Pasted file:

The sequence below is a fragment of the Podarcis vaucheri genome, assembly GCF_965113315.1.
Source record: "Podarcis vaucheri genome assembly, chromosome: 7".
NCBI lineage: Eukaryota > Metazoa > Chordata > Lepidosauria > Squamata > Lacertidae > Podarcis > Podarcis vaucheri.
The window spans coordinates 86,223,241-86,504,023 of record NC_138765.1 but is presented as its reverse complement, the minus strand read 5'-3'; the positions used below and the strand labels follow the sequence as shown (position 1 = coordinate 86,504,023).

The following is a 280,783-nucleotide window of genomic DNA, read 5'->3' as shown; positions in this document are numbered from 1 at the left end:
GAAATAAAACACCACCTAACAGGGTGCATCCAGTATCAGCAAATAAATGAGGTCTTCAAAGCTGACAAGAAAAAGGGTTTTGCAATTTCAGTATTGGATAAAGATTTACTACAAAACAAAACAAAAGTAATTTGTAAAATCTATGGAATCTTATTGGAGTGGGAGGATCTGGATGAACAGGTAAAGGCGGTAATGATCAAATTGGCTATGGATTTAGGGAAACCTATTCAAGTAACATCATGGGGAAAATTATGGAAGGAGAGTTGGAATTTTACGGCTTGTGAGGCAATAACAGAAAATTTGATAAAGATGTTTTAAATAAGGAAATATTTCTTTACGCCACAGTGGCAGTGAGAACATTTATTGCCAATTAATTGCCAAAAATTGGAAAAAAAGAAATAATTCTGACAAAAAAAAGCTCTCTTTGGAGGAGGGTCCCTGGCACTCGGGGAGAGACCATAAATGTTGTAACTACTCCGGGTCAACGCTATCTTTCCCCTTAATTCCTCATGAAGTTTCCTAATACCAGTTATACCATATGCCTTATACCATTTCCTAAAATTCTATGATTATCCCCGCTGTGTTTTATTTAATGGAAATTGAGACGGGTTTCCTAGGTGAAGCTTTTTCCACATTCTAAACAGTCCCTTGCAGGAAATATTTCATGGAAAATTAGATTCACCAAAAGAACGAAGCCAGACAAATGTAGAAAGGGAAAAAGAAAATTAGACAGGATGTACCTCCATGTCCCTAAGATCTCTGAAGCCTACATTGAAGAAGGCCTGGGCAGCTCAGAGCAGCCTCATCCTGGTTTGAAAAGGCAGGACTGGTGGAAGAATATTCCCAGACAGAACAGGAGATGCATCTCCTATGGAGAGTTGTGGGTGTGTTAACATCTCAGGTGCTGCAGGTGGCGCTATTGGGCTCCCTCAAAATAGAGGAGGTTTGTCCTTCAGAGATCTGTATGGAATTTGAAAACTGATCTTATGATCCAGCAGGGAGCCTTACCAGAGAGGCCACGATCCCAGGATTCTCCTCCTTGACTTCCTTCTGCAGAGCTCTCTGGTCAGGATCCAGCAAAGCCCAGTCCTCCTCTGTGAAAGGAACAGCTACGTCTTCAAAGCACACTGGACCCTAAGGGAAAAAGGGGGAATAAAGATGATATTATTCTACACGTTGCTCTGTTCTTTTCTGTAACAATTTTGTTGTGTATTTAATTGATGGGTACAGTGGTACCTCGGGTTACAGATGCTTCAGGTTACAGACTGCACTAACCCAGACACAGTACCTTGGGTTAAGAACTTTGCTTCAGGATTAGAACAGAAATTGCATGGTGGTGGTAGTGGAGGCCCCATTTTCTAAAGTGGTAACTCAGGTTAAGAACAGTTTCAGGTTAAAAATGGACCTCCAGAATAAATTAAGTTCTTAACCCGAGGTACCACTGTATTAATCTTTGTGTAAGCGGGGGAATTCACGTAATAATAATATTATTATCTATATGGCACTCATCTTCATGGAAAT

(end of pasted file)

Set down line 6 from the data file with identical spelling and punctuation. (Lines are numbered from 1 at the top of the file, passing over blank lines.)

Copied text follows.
GAAATAAAACACCACCTAACAGGGTGCATCCAGTATCAGCAAATAAATGAGGTCTTCAAAGCTGACAAGAAAAAGGGTTTTGCAATTTCAGTATTGGATAAAGATTTACTACAAAACAAAACAAAAGTAATTTGTAAAATCTATGGAATCTTATTGGAGTGGGAGGATCTGGATGAACAGGTAAAGGCGGTAATGATCAAATTGGCTATGGATTTAGGGAAACCTATTCAAGTAACATCATGGGGAAAATTATGGAAGGAGAGTTGGAATTTTACGGCTTGTGAGGCAATAACAGAAAATTTGATAAAGATGTTTTAAATAAGGAAATATTTCTTTACGCCACAGTGGCAGTGAGAACATTTATTGCCAATTAATTGCCAAAAATTGGAAAAAAAGAAATAATTCTGACAAAAAAAAGCTCTCTTTGGAGGAGGGTCCCTGGCACTCGGGGAGAGACCATAAATGTTGTAACTACTCCGGGTCAACGCTATCTTTCCCCTTAATTCCTCATGAAGTTTCCTAATACCAGTTATACCATATGCCTTATACCATTTCCTAAAATTCTATGATTATCCCCGCTGTGTTTTATTTAATGGAAATTGAGACGGGTTTCCTAGGTGAAGCTTTTTCCACATTCTAAACAGTCCCTTGCAGGAAATATTTCATGGAAAATTAGATTCACCAAAAGAACGAAGCCAGACAAATGTAGAAAGGGAAAAAGAAAATTAGACAGGATGTACCTCCATGTCCCTAAGATCTCTGAAGCCTACATTGAAGAAGGCCTGGGCAGCTCAGAGCAGCCTCATCCTGGTTTGAAAAGGCAGGACTGGTGGAAGAATATTCCCAGACAGAACAGGAGATGCATCTCCTATGGAGAGTTGTGGGTGTGTTAACATCTCAGGTGCTGCAGGTGGCGCTATTGGGCTCCCTCAAAATAGAGGAGGTTTGTCCTTCAGAGATCTGTATGGAATTTGAAAACTGATCTTATGATCCAGCAGGGAGCCTTACCAGAGAGGCCACGATCCCAGGATTCTCCTCCTTGACTTCCTTCTGCAGAGCTCTCTGGTCAGGATCCAGCAAAGCCCAGTCCTCCTCTGTGAAAGGAACAGCTACGTCTTCAAAGCACACTGGACCCTAAGGGAAAAAGGGGGAATAAAGATGATATTATTCTACACGTTGCTCTGTTCTTTTCTGTAACAATTTTGTTGTGTATTTAATTGATGGGTACAGTGGTACCTCGGGTTACAGATGCTTCAGGTTACAGACTGCACTAACCCAGACACAGTACCTTGGGTTAAGAACTTTGCTTCAGGATTAGAACAGAAATTGCATGGTGGTGGTAGTGGAGGCCCCATTTTCTAAAGTGGTAACTCAGGTTAAGAACAGTTTCAGGTTAAAAATGGACCTCCAGAATAAATTAAGTTCTTAACCCGAGGTACCACTGTATTAATCTTTGTGTAAGCGGGGGAATTCACGTAATAATAATATTATTATCTATATGGCACTCATCTTCATGGAAAT